FIG. 4 illustrates a side view of a typical bottle finish that may be used with particular embodiments of closures according to the teachings of the present invention;
FIG. 5 illustrates an isometric top view of a particular embodiment of the present invention with drain holes;
FIG. 6 illustrates a top open view of a particular embodiment of the present invention with drain holes;
FIG. 7 illustrates a section view based on FIG. 6; and
FIG. 8 illustrates a flow chart of a method of sealing containers according to the present invention.
FIG. 1 illustrates an exploded view of a particular embodiment of a dispensing valve closure 10 according to the teachings of the present invention. As shown in FIG. 1, dispensing valve closure 10 includes a closure body (or shell) 12, a cap 14, a self-sealing dispensing valve 16, and a retaining ring (or cartridge) 18. Also shown is an inner seal 20, which, as will be discussed below, provides a seal to prevent the fluid from contacting the closure 10 or any of its components, for example during transportation and storage of shelf-stable packaged beverages, such as isotonic and non-isotonic sports drinks. Closure body 12, in the particular embodiment shown in FIG. 1, includes a raised boss structure 22.
Self-sealing dispensing valve 16 may be any suitable self-sealing dispensing valve. A particular example of a self-sealing dispensing valve that may be used is disclosed in U.S. Pat. No. 5,213,236, issued on May 25, 1993 to Brown et al., and entitled "DISPENSING VALVE FOR PACKAGING." That patent is herein incorporated by reference. The self-sealing dispensing valve may be formed from a resiliently flexible material, and in particular may be formed from a silicone rubber that is substantially inert, thus avoiding deleterious reaction with the food, beverage, or other fluid to be dispensed.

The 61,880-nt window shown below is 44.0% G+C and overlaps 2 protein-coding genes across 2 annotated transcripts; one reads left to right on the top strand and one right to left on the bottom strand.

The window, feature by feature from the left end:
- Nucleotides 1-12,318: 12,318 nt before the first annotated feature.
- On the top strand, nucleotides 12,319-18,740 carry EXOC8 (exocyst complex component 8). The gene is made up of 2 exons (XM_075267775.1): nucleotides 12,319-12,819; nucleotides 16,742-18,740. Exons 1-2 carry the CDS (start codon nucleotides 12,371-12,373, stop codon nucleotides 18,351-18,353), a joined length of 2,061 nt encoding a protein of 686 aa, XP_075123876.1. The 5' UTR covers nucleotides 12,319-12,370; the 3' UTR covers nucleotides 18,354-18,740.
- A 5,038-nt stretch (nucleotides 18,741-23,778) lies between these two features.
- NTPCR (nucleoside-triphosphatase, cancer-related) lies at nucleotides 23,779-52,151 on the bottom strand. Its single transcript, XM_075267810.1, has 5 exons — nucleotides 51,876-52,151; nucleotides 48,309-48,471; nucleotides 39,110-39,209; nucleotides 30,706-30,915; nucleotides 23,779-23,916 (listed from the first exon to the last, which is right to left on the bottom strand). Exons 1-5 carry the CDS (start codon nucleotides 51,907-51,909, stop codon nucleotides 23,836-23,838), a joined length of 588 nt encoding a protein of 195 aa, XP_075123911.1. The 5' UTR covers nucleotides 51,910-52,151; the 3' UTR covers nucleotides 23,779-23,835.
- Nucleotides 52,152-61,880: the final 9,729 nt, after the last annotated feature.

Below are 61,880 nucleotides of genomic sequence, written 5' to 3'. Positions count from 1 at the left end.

The self-sealing dispensing valve 16 allows fluid to be dispensed by increasing the pressure within the package, for example through squeezing of the package. Once the pressure is released, the valve 16 automatically seals, thus preventing leaking.
As will be discussed in detail below, self-sealing dispensing valve 16 is disposed within boss 22 and held in place by retaining ring 18 or other device, such as a cartridge. Prior to application of the closure 10 to the package to be sealed, the inner seal 20 is preferably placed within the closure body 12, proximate to retaining ring 18. The inner seal 20 seals the package on which closure 10 is placed, thereby preventing the fluid within the package from coming into contact with the dispensing valve closure 10 or any of its components, until the inner seal 20 is removed. In the food and beverage industries, it is often important that the fluid be hermetically sealed, to maintain the integrity of the fluid, for example to prevent the growth of micro-organisms in the fluid after filling.